Major tobacco manufacturers notably absent from the privatization of Bulgarian tobacco monopoly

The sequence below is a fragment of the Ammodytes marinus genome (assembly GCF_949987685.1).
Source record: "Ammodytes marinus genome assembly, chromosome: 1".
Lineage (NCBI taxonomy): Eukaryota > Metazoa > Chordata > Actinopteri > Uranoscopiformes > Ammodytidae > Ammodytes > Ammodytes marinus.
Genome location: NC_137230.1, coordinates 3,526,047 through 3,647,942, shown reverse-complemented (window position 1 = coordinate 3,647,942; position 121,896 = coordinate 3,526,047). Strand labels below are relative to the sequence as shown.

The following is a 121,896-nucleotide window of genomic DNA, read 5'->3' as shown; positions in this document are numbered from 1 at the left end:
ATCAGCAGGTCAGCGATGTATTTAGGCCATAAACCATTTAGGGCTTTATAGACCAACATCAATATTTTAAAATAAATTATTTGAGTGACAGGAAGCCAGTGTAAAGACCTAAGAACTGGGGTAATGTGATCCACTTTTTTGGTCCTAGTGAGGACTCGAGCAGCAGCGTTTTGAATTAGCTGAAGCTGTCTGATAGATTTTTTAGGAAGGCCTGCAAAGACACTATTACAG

SOFIA – Bulgaria has invited all five candidates for its tobacco monopoly Bulgartabak to submit final offers for an 80-percent stake by July 22, Economy Minister Nikolai Vassilev said yesterday. He said buying as much domestically produced tobacco as possible, rather than the price, was the most important criterion for one of the Balkan country’s key sell-offs this year, vital to attracting investment in one of the poorest European Union aspirant nations. But the lack of tobacco majors among the five candidates, which had all submitted indicative offers for Bulgartabak by the May 7 deadline, deals a clear setback to the reformist government’s efforts to attract foreign majors. «The Privatization Agency has decided to offer exactly 80 percent of Bulgartabak at the second stage of the tender, as bidders’ indicative offers make it clear that they all are targeting this stake,» Vassilev told a news conference. The government, which will keep a golden share in Bulgartabak, has initially offered a majority stake of up to 80 percent. It did not set a minimum price but had forecast $100 million in minimum revenue from the sale. Vassilev said the bidders included Russia’s Metatabak Consortium; Moscow-based private bank Regionalna Perspektiva, formerly Odintsovo; Hungary’s cigarette producer V. Tabac, and Sofia-based Tobacco Capital Partners, which local media linked to Deutsche Bank. The fifth bidder is a Vienna-based consortium called Tobacco Holding, comprising US-based International Tobacco Fund, Greece’s Michailidis Group, Austrian Raiffeisen Bank’s Raiffeisen Investment and Invesco, which is controlled by fund managers Amvescap. Vassilev and Privatization Agency officials declined to give details or comment on the five indicative offers. But analysts have said Bulgaria will find it hard to sell Bulgartabak because it has decided to offer the business as a whole rather than selling its top factories separately. Bulgartabak has 22 domestic subsidiaries, including 12 processing factories, nine cigarette factories and one producer of tobacco driers, filters and packing, of which only two are profitable. It also has five subsidiaries in Russia and one each in Ukraine, Romania and Yugoslavia, all of which are posting losses. Last month, British American Tobacco, the world second-largest cigarette firm, said it did not bid for Bulgartabak as it was only interested in its key assets. A previous attempt to sell Bulgartabak failed in 2000, when the company did not attract any bidders.

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